What do you see yourself doing five years from now?
It's an innocent enough question. It's also the kind of query that is common fare for most job interviews these days. In fact, if you do Google search for the five most asked job interview questions it lands right near the top of most of the lists.
There was a time in the not-so-distant past that this was a valid job interview question.
Back in the pre-recession days, you set your career compass on the road ahead and the milestones practically fell into your lap. It usually started with: 1) Land first job; 2) Get job that pays more money; 3) Move up the ladder to a job with more responsibility; 4) Become the boss; 5) Retire.
But these are the days of reinvention. They are also the days when the marketplace has folks on steps three and four competing with those on the first step for jobs.
But as sure as anything, people doing interviews are still working from the same playbook. I've been asked more times than I care to recall what my goal is, or where do I see myself in five years?
In all honesty, if the past five years are any indication of the next five, I have little doubt there is no way to predict where any of us will be. My pat answer is that I want to be relevant. Throughout my career, I've been able to change roles and jobs to meet a variety of situations.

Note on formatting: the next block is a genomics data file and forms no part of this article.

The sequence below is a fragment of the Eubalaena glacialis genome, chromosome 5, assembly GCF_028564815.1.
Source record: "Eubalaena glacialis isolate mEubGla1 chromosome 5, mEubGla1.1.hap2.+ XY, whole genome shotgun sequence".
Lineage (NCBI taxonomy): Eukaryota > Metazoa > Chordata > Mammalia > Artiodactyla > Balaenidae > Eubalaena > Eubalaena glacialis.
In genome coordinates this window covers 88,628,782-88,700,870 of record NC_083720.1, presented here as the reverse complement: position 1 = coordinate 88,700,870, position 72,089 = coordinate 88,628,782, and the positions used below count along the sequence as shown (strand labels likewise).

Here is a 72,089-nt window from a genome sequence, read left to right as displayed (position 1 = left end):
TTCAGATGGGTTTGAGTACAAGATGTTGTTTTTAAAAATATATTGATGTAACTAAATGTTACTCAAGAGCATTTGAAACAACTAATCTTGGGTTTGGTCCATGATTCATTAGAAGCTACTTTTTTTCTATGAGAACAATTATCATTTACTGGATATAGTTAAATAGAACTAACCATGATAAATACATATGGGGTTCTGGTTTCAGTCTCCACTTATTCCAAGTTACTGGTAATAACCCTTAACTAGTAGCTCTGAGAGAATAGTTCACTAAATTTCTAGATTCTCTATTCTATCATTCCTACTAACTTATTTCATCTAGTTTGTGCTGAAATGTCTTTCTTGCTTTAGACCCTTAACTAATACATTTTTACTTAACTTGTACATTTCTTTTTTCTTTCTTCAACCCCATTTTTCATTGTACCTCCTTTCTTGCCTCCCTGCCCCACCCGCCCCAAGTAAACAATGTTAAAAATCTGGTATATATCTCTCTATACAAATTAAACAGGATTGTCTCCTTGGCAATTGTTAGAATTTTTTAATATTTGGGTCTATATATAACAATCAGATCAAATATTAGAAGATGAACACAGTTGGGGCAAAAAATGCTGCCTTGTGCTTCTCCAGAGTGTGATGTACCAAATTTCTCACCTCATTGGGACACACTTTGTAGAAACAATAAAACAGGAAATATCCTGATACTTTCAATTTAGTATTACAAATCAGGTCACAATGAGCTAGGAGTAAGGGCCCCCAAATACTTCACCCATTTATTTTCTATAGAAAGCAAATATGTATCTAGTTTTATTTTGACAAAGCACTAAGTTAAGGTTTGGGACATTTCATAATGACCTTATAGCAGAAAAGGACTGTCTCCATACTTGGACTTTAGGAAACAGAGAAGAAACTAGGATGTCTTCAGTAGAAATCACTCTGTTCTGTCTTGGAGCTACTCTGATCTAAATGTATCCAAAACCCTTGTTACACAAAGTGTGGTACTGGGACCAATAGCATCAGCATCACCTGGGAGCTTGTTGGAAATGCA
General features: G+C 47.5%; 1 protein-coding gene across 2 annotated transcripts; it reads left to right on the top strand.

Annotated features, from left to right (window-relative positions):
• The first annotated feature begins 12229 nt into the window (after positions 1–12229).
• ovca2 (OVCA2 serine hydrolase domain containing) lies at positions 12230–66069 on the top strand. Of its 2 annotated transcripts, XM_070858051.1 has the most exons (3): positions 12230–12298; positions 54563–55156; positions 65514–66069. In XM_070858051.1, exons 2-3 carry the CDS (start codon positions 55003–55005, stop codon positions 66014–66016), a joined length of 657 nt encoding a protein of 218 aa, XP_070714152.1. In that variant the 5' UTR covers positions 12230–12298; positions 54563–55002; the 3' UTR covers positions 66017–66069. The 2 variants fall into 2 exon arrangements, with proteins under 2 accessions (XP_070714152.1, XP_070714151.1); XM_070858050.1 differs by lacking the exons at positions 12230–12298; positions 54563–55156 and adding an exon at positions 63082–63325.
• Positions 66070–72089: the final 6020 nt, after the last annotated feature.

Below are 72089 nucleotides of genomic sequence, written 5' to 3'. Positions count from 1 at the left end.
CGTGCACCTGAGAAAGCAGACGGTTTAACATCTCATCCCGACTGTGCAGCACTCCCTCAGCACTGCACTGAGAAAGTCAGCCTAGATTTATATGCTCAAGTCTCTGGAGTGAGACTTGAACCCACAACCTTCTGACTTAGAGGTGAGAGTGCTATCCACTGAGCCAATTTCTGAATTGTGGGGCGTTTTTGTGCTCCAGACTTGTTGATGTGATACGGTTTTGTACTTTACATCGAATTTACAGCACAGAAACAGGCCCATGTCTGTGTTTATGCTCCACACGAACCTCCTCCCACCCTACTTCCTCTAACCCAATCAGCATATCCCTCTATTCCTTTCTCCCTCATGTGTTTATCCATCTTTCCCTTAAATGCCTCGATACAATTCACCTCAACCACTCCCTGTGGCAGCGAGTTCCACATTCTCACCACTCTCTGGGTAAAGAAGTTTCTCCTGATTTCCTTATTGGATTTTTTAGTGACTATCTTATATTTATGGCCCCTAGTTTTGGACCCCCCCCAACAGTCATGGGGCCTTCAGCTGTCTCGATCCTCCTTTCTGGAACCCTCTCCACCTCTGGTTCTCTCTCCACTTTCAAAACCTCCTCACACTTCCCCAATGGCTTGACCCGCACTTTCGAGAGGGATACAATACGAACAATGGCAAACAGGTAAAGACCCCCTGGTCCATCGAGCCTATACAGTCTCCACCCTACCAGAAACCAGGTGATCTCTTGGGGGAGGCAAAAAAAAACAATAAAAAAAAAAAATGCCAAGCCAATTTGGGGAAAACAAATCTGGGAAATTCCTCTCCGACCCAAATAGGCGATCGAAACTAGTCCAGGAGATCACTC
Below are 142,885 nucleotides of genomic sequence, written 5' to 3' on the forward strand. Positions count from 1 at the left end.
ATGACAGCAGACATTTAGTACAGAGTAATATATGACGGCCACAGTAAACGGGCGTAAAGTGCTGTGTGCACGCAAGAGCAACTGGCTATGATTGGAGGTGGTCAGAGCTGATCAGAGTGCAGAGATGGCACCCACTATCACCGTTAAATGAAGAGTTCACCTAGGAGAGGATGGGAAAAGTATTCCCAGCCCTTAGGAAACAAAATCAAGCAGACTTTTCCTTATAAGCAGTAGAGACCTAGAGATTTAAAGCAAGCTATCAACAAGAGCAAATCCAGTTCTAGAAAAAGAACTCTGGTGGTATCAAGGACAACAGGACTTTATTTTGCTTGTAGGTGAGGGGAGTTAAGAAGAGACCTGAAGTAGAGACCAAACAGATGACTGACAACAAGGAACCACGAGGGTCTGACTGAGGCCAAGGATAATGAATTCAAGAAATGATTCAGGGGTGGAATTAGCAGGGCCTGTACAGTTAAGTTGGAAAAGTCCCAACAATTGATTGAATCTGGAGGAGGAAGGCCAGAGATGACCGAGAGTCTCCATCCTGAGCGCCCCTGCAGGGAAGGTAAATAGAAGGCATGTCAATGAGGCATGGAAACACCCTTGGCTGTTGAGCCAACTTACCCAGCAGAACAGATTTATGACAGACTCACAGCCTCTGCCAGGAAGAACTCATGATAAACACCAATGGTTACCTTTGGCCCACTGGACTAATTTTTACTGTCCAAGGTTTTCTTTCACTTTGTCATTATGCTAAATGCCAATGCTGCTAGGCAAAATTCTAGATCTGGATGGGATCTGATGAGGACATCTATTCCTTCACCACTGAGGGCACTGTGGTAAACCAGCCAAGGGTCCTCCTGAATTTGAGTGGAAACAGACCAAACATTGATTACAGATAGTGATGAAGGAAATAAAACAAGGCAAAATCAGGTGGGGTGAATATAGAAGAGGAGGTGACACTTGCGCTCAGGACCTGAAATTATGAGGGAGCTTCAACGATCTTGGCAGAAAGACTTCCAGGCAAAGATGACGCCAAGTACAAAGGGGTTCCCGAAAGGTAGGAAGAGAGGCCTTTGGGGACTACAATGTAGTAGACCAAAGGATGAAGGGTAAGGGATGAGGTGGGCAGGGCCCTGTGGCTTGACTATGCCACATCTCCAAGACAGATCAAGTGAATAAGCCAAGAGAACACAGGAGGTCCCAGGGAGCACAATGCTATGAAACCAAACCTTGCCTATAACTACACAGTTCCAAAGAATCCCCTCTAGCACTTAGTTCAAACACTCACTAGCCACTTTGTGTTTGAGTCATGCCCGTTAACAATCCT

I'd love to still be doing website content work. Beyond being relevant in my field of interest, I have few other goals.
From here the interview playbook is pretty much predictable. For those of you who haven't been down this path before I spell them out for you.
Tell me about yourself. For this one you want to have the elevator resume ready to go. They just want the highlights, so think of it as an interview that only lasts as long as the average elevator trip.
Next is the old, "Why should we hire you?" It also comes in many forms including, "Why are you right for this job?" or "What distinguishes you from other candidates?"
This is a tricky one when you think about it. If you've made it into the room for an interview, obviously you've got a skill set they are looking for. And everybody always says they're willing to give 110 percent. Some folks even go the intangibles route as in "I've got skills that are tough to put on a resume but will add value to the company."
From here the list usually goes to "What do you know about the company?" "Tell me about a time you failed, or how did you recover from XYZ?" And then there is the "Why did you leave your last job?"
These are all pretty good questions, and you won't go to a formal interview without hearing most of them.
The other day, however, I had a conversation with a person who was looking to make a hire. It was part of the interview process, but instead of going off the script, we just talked. We threw topics out there and sounded our way through them.
Back in the day when I was involved in hiring, I did the same thing. I found people will tell you more about themselves in a conversation then you'll ever get from a list of standard questions.